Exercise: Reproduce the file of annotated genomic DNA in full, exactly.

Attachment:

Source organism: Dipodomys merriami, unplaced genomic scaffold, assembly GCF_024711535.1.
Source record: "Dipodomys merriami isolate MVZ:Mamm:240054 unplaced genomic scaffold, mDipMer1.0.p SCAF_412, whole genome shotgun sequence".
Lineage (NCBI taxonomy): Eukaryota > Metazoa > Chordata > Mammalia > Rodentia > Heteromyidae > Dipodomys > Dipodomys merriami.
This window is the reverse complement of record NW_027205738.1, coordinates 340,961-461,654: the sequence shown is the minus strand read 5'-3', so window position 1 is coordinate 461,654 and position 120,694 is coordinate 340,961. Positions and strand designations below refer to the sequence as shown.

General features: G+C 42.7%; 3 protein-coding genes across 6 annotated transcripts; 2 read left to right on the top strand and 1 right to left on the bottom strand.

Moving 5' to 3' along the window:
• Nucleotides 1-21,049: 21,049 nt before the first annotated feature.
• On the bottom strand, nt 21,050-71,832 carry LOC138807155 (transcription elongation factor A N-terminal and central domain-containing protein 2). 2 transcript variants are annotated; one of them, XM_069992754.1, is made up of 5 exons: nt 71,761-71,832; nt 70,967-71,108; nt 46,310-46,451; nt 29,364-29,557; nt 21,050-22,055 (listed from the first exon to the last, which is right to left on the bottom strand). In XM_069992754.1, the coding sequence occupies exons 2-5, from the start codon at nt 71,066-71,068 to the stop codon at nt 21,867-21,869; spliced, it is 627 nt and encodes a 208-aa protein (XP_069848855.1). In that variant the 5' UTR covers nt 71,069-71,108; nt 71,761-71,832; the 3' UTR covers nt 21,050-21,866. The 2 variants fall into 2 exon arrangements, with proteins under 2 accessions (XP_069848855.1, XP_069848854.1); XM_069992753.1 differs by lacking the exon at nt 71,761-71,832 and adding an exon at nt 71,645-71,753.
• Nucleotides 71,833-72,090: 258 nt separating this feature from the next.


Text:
Source organism: Dipodomys merriami, unplaced genomic scaffold, assembly GCF_024711535.1.
Source record: "Dipodomys merriami isolate MVZ:Mamm:240054 unplaced genomic scaffold, mDipMer1.0.p SCAF_412, whole genome shotgun sequence".
Lineage (NCBI taxonomy): Eukaryota > Metazoa > Chordata > Mammalia > Rodentia > Heteromyidae > Dipodomys > Dipodomys merriami.
This window is the reverse complement of record NW_027205738.1, coordinates 340,961-461,654: the sequence shown is the minus strand read 5'-3', so window position 1 is coordinate 461,654 and position 120,694 is coordinate 340,961. Positions and strand designations below refer to the sequence as shown.

General features: G+C 42.7%; 3 protein-coding genes across 6 annotated transcripts; 2 read left to right on the top strand and 1 right to left on the bottom strand.

Moving 5' to 3' along the window:
• Nucleotides 1-21,049: 21,049 nt before the first annotated feature.
• On the bottom strand, nt 21,050-71,832 carry LOC138807155 (transcription elongation factor A N-terminal and central domain-containing protein 2). 2 transcript variants are annotated; one of them, XM_069992754.1, is made up of 5 exons: nt 71,761-71,832; nt 70,967-71,108; nt 46,310-46,451; nt 29,364-29,557; nt 21,050-22,055 (listed from the first exon to the last, which is right to left on the bottom strand). In XM_069992754.1, the coding sequence occupies exons 2-5, from the start codon at nt 71,066-71,068 to the stop codon at nt 21,867-21,869; spliced, it is 627 nt and encodes a 208-aa protein (XP_069848855.1). In that variant the 5' UTR covers nt 71,069-71,108; nt 71,761-71,832; the 3' UTR covers nt 21,050-21,866. The 2 variants fall into 2 exon arrangements, with proteins under 2 accessions (XP_069848855.1, XP_069848854.1); XM_069992753.1 differs by lacking the exon at nt 71,761-71,832 and adding an exon at nt 71,645-71,753.
• Nucleotides 71,833-72,090: 258 nt separating this feature from the next.